An Economist's Guide to U.S. v. Microsoft
AbstractThe Microsoft antitrust case focused public attention on the role of antitrust enforcement in preserving the forces of innovation in high-technology markets. Traditionally, regulators focused on whether companies artificially hiked prices or reduced output. Now, they're increasingly likely to look first at whether corporate behavior aids or impedes innovation. In this paper, we examine whether innovation has displaced short-term price effects as the focus of antitrust enforcement by the Department of Justice and the Federal Trade Commission and, to the extent that it has, whether enforcement actions are any different as a result. We also ask whether enforcement actions in the area of intellectual property and innovation have been consistent with the 1995 DOJ/FTC Antitrust Guidelines for the Licensing of Intellectual Property [IP Guidelines]. Finally, we consider whether recent enforcement actions identify key areas in which additional guidance from the Agencies would be desirable. We address these questions first in merger cases and then in non-merger cases.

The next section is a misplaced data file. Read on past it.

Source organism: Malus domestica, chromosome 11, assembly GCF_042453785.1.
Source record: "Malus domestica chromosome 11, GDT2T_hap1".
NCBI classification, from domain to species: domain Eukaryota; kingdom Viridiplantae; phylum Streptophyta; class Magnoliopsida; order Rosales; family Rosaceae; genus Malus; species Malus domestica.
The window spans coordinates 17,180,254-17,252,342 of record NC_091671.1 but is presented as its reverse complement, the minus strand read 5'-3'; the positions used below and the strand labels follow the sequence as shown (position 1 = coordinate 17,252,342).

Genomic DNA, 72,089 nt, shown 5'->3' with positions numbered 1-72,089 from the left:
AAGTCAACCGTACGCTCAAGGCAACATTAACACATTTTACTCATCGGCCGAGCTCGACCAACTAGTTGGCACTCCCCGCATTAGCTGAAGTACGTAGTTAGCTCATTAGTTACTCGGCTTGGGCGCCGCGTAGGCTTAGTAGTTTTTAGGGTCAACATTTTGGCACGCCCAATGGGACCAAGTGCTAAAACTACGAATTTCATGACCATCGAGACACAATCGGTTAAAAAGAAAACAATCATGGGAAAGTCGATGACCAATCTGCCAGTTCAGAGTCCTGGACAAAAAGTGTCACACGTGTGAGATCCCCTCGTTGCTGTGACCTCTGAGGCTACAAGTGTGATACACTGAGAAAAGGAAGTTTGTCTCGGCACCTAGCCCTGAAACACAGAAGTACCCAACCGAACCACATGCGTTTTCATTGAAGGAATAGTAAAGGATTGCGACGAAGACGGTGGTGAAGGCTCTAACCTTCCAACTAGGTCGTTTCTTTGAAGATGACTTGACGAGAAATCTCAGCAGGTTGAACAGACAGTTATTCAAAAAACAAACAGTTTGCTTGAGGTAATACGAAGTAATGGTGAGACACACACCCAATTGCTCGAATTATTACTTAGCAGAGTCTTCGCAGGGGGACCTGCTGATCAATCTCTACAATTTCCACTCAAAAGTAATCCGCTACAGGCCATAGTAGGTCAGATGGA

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Bibliographic InfoPaper provided by Department of Economics, Institute for Business and Economic Research, UC Berkeley in its series Department of Economics, Working Paper Series with number qt56f8p06q.
Date of creation: 01 May 2001
Date of revision:
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Microsoft; antitrust policy; monopolization; predation; network; L12; L41; K21;
Other versions of this item:
- Gilbert, Richard & Katz, Michael, 2001. "An Economist's Guide to U.S. v Microsoft," Competition Policy Center, Working Paper Series qt7kj1x7g9, Competition Policy Center, Institute for Business and Economic Research, UC Berkeley.
- Richard J. Gilbert and Michael L. Katz., 2001. "An Economist's Guide to U.S. v. Microsoft," Economics Working Papers E01-300, University of California at Berkeley.
- Richard J. Gilbert & Michael L. Katz, 2001. "An Economist's Guide to U.S. v. Microsoft," Industrial Organization 0106001, EconWPA.
- L86 - Industrial Organization - - Industry Studies: Services - - - Information and Internet Services; Computer Software
- K21 - Law and Economics - - Regulation and Business Law - - - Antitrust Law
- L41 - Industrial Organization - - Antitrust Issues and Policies - - - Monopolization; Horizontal Anticompetitive Practices
- L51 - Industrial Organization - - Regulation and Industrial Policy - - - Economics of Regulation
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